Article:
All right. Then I didn’t have a chance to go through that. I appreciate that. What was the sequential impact on energy?

Dan Rinkenberger

Sequential quarter-over-quarter, I don’t have that handy –

Jack Hockema

I actually think it was relatively even quarter-to-quarter.

Tony Rizzuto – Dahlman Rose & Company

Okay. I just want to –

Jack Hockema

In terms of how it hit us from an expense standpoint, you get anomalies in how this all gets accounted for. But the bottom line, it was roughly the same at both quarters.

Dan Rinkenberger

Yes. Actually, the energy – and these are comparing it to prior year periods. NRET in the second quarter was $4 million for full year as compared to last year. The half year was $6 million as compared to last year, so. You got a sense. But again, those are references to prior year, not sequential.

Tony Rizzuto – Dahlman Rose & Company

Okay. And my next question is regarding the energy surcharge, are you getting any resistance right now from the customers you’ve gone to?

Jack Hockema

Well, as you would expect, there was considerable resistance in the beginning. And I might just add here, I did a little bit of research this morning because this isn’t the first time. I’ve been responsible for the fab products business since the fall of 1996. And we’ve had four of these. There was one in 2000. There was another one in 2003. There was another one in 2005. And now we have this one up in energy prices. And we made moves in each one of those environments to try to pass through an energy surcharge, and we’re unsuccessful. The industry just wouldn’t mobilize around it.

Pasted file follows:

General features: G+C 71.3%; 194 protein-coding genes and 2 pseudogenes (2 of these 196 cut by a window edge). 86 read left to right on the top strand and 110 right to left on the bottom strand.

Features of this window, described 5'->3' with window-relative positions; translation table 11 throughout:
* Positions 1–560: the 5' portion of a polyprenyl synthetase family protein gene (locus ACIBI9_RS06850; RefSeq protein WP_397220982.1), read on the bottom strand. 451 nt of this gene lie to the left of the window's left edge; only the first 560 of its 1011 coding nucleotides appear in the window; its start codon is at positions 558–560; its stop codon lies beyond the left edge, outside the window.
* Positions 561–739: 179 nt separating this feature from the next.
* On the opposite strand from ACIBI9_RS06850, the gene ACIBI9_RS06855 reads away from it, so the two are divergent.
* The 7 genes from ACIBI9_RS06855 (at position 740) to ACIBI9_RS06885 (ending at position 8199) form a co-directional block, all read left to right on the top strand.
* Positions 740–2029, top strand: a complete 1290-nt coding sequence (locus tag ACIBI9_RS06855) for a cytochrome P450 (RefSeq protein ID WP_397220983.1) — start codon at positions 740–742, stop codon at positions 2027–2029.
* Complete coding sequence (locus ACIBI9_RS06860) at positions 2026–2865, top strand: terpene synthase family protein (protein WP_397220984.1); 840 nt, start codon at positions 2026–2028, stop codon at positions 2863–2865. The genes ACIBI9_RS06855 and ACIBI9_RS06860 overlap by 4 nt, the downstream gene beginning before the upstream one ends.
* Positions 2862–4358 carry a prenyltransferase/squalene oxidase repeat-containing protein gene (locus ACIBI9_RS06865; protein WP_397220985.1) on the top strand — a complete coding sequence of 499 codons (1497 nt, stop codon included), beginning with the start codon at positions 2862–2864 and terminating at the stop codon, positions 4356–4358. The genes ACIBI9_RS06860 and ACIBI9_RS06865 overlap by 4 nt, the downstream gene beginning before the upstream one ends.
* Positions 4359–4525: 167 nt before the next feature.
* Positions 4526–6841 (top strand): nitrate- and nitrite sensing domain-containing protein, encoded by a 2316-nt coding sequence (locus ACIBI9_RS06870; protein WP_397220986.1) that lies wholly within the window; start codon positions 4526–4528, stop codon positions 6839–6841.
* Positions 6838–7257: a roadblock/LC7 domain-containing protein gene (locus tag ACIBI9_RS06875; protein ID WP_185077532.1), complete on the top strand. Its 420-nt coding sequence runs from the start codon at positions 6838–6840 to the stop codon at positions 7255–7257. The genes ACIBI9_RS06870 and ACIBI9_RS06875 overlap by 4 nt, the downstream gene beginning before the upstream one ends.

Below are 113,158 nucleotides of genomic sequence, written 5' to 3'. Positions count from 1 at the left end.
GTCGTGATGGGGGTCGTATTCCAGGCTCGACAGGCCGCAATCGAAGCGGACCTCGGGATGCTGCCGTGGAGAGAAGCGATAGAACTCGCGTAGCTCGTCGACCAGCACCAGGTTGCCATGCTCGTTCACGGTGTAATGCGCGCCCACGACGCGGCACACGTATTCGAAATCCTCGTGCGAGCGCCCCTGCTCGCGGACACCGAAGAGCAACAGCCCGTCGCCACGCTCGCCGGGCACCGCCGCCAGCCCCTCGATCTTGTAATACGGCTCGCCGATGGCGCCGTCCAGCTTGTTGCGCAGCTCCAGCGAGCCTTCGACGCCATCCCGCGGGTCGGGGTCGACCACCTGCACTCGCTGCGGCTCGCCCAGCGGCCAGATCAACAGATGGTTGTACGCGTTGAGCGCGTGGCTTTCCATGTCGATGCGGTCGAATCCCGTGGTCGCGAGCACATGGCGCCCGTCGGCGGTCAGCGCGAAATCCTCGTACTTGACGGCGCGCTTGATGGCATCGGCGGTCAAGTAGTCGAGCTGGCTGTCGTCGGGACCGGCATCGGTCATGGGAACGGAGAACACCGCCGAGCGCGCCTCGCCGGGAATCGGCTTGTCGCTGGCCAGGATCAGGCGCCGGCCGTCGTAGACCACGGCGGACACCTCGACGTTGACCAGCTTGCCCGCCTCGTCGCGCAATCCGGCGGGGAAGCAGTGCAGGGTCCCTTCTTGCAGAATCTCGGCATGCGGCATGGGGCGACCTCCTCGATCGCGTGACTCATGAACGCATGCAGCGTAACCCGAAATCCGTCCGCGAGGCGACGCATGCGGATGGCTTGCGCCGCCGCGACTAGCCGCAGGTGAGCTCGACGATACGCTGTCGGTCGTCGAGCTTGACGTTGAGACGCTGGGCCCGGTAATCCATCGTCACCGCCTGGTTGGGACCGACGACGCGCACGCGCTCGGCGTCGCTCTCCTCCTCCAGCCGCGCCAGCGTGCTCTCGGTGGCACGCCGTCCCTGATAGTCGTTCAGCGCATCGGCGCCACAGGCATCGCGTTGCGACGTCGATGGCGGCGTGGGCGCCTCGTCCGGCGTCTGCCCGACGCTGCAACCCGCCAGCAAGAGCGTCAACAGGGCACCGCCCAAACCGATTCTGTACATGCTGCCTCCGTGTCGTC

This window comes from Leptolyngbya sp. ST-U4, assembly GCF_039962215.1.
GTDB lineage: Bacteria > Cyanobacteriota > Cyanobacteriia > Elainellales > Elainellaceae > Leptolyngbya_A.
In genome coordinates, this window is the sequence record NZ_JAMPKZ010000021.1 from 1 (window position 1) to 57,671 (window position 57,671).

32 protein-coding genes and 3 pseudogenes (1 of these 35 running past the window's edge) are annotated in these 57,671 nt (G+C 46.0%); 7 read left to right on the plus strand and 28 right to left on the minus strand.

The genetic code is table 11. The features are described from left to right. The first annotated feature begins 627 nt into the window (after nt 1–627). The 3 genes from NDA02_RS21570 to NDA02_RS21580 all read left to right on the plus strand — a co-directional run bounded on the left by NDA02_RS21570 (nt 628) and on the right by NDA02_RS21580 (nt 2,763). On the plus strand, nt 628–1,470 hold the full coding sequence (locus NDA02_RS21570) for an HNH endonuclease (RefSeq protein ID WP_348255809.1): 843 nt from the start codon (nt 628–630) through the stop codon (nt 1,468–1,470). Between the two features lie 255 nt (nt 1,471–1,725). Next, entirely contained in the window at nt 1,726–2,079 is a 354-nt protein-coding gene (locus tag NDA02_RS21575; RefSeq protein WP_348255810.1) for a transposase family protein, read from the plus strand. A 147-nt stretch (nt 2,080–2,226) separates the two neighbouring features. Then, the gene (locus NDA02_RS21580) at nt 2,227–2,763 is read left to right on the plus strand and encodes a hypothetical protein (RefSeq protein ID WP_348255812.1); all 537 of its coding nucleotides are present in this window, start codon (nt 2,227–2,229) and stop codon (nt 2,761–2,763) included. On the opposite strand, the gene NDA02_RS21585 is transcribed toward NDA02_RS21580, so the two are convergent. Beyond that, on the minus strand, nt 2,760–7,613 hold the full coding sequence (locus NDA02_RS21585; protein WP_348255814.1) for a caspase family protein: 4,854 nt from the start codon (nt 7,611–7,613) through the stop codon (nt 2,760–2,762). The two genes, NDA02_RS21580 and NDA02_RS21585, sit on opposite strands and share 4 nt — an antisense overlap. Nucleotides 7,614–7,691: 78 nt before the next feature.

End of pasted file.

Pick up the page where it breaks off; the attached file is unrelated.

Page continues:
And that’s part of the reason that, for the first time, we announced the price increase where the press release that had my name in it and had quotes for me to send a very strong message to our customers that these costs were costs that we had to recover. And so, we’ve had a stiff upper lip on this through July and August. And there were some competitors who didn’t immediately follow as well as us getting a lot of resistance from the marketplace. But we’ve maintained a strong posture here. And it sold hard to our customers.